The Government is to give Ford a pounds 15m package of regional aid to enable it to build a new people carrier vehicle at its Halewood plant, safeguarding 1,850 jobs.
Meanwhile, unions at Peugeot's Ryton plant in Coventry, which employs 2,500, voted in favour of a two-year pay deal, paving the way for a pounds 100m investment on a replacement for the Peugeot 205.
The government aid for Halewood is much less than Ford had hoped for. The company had been negotiating to receive up to pounds 75m with a warning that if support was not forthcoming it would have to close the plant with up to 2,500 job losses.
A spokesman said: "We are pleased to be in receipt of a government grant. We would have liked more but we are still happy. This keeps the new model on track."
The new model for Halewood will be a "multi-activity vehicle" based on the platform of the next Escort which Ford announced in February would be built in Spain and Germany but not in Britain.
The decision resulted in the loss of 1,000 jobs. But Ford pledged instead to build the new multi-activity vehicle provided government support was forthcoming and Halewood's productivity improved.
The Merseyside plant will continue to build the existing Escort until 2000 and then start production of the new vehicle. Output is planned to reach 140,000-150,000 a year. Halewood will be the sole manufacturer of the vehicle for British and European markets.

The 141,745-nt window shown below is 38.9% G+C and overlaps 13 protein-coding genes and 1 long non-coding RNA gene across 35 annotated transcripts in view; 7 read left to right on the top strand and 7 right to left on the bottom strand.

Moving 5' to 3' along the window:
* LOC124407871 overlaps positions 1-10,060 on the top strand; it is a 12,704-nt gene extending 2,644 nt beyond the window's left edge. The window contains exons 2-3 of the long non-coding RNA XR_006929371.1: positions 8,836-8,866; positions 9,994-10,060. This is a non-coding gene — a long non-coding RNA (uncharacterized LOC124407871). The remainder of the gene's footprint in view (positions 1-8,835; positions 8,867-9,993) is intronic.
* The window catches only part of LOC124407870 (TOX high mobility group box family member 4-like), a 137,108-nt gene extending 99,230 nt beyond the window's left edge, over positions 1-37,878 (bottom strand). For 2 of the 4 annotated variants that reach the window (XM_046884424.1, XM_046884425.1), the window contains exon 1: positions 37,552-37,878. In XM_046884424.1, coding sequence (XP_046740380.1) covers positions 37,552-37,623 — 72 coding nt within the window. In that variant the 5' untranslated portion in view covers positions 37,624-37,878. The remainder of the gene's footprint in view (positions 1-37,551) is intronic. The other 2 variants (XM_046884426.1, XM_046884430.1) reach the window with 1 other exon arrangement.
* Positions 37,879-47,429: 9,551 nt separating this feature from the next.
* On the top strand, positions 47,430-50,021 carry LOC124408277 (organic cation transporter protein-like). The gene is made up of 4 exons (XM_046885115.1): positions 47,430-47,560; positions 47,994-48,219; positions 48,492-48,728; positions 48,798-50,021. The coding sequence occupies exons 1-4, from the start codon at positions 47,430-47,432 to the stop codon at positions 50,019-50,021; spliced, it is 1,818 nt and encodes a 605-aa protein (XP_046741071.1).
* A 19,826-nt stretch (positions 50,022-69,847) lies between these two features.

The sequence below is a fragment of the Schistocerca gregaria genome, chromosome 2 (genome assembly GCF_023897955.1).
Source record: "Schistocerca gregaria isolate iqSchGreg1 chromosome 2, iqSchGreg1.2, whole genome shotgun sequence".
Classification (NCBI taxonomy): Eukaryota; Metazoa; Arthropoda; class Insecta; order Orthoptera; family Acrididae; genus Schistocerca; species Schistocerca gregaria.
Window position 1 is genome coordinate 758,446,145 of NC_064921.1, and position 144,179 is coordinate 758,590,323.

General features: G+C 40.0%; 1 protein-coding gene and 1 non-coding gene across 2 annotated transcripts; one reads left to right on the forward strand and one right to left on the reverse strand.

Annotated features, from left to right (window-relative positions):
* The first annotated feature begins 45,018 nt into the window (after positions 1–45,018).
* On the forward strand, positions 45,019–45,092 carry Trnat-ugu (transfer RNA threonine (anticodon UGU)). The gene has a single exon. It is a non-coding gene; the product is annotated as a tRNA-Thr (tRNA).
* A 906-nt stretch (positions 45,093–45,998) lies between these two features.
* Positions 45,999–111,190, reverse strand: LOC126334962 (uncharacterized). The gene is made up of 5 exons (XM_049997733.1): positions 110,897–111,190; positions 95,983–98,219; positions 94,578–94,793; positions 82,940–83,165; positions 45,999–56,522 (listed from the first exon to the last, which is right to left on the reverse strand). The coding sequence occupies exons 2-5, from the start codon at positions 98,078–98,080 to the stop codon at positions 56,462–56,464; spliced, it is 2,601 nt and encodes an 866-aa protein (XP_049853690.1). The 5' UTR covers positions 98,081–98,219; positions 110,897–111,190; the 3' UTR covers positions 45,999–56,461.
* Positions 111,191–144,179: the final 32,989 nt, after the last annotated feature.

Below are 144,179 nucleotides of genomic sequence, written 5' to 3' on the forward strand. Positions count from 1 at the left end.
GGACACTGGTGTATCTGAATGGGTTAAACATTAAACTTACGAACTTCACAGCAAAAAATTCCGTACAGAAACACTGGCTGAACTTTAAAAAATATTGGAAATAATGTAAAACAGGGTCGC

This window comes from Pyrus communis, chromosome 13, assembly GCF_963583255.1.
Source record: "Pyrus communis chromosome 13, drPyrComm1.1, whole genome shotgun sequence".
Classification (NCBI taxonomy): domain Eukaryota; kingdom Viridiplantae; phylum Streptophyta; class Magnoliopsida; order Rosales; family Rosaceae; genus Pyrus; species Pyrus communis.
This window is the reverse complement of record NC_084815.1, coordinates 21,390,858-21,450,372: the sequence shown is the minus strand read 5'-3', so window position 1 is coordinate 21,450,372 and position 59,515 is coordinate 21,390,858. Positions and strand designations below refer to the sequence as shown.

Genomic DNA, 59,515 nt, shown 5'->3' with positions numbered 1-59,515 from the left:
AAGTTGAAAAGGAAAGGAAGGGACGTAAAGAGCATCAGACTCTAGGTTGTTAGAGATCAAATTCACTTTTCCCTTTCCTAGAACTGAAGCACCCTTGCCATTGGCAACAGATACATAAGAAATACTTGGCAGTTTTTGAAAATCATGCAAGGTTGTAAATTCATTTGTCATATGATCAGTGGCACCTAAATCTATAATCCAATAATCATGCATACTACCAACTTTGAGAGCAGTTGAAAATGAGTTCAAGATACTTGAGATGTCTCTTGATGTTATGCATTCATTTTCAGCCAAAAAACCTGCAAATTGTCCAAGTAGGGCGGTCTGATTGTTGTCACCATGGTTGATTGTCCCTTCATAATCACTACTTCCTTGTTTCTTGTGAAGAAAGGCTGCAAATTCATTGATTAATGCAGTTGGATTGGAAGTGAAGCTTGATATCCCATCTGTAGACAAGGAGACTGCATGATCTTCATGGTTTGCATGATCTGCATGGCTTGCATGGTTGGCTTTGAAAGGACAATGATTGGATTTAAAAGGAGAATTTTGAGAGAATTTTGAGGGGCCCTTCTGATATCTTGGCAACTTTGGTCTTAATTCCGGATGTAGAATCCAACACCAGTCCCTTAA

A Ford spokesman said that the government aid, in the form of Regional Selective Assistance and training grants provided through the local Merseyside TEC, was "key" to the investment going ahead.
The new pay deal at Peugeot has averted the threat of a strike and paved the way for a pounds 70m investment programme to build a second model at the site.
More than 2,000 shopfloor staff at Ryton near Coventry voted by 73 per cent in favour of the two-year deal, which gives a 5 per cent pay increase this year and 0.5 per cent above inflation next year.
They also accepted Peugeot's flexible working plans, which include the first annualised hours agreement in the British car industry. Employees will move from their existing four-day week to flexible working patterns based on a fixed number of hours each year.
Tony Woodley, the national organiser for the Transport and General Workers Union, said that the agreement heralded an "uneasy peace".
Staff were still bitter and frustrated at Peugeot's changes to working practices, mirroring those in its French factories.
Mr Woodley added: "There are still major deficiencies. I've no doubt that the annualised hours changes will come back to haunt us or create problems elsewhere in the industry."
Peugeot said it was "relieved" at the ballot result, which meant the company would push ahead with plans to build a new small car at the plant late next year. The model is widely expected to replace the long-running 205 hatchback.
Ryton currently assembles the Escort-sized 306 model at the rate of 2,300 a week. It last produced two models at the factory in the early 1990s.
About pounds 30m of a pounds 100m investment programme has already been spent on a revised version of the 306.
The additional pounds 70m will be spent building a new assembly plant at Coventry - the first new building on the site for 40 years. It was once the centre of the Rootes empire, responsible for brands such as Hillman and Sunbeam.
In the early 1970s the Rootes group was bought by Chrysler of the US in an ill-fated European expansion drive which ended with a crisis sale to Peugeot at the end of the decade. Ryton's long-term future within the Peugeot group has been periodically threatened, partly because of its reputation for shopfloor unrest. However, productivity improvements over the past 10 years have steadily made it one of the most efficient assembly operations in the industry.